By Kathy Finn
NEW ORLEANS (Reuters) - Federal prosecutors plan to seek a retrial for a retired New Orleans police detective accused of conspiring to cover up wrongdoing in police killings in the aftermath of Hurricane Katrina, a spokeswoman said on Saturday.
A federal judge declared a mistrial on Friday in the case of Gerard Dugue, who was accused of obstructing justice, lying to the FBI and of civil rights violations by writing false police reports about the 2005 shooting.
"The government intends to retry Gerard Dugue," said Anna Christman, a spokeswoman U.S. Attorney Jim Letten. She declined to comment on the mistrial.
Police shot dead two unarmed civilians in the incident on the Danziger Bridge as much of New Orleans remained under water from flooding in the chaotic days following the hurricane.
Dugue was not directly involved in the shootings but took up the investigation a few months later.
U.S. District Judge Kurt Engelhardt granted a mistrial in his case after a prosecutor mentioned a separate case that involved the defendant while questioning Dugue on the witness stand. The judge had warned attorneys not to mention that case.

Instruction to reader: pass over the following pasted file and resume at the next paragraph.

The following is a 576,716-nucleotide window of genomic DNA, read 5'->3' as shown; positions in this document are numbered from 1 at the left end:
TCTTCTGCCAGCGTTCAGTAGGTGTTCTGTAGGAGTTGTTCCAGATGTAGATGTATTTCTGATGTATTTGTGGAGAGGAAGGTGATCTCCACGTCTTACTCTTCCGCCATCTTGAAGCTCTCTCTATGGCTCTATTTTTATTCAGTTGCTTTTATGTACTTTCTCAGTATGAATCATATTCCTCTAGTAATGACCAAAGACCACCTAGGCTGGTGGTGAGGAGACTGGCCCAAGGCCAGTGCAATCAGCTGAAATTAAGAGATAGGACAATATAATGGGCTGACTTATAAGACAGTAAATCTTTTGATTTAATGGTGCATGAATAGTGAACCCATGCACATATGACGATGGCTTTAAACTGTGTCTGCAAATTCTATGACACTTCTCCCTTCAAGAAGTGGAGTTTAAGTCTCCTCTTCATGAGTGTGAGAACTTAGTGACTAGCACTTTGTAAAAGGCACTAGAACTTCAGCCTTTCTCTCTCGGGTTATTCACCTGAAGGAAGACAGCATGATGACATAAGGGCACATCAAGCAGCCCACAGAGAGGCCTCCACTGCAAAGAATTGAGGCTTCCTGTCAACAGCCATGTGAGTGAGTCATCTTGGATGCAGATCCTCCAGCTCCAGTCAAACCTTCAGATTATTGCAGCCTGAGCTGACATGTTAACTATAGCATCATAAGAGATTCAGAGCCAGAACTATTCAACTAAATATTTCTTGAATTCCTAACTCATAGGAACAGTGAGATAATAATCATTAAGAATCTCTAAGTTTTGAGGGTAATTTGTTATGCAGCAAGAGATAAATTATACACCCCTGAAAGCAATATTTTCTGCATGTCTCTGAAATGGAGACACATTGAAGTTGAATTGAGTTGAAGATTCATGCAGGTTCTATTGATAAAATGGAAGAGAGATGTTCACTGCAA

Dugue's trial, which had opened on Monday, had been expected to take two weeks as the final proceeding against a group of police officers charged in connection with the shootings.
Ronald Madison, 40, and James Brissette, 17, were killed, and four others were seriously injured on the bridge after New Orleans police officers responded to a call about gunfire.
Prosecutors painted a picture of out-of-control officers firing indiscriminately at bystanders. Defense lawyers said the officers saw guns and believed they were in danger.
Last summer, jurors convicted five officers of civil rights violations and obstruction of justice in the case. The officers face sentences that could range up to life in prison.
Five other officers had pleaded guilty to participating in the shootings or cover-up and were sentenced to three to eight years in prison each. Most of those officers testified for the prosecution in the trial last summer and some had testified at Dugue's trial this week.
(Reporting by Kathy Finn; Editing by David Bailey and Cynthia Johnston)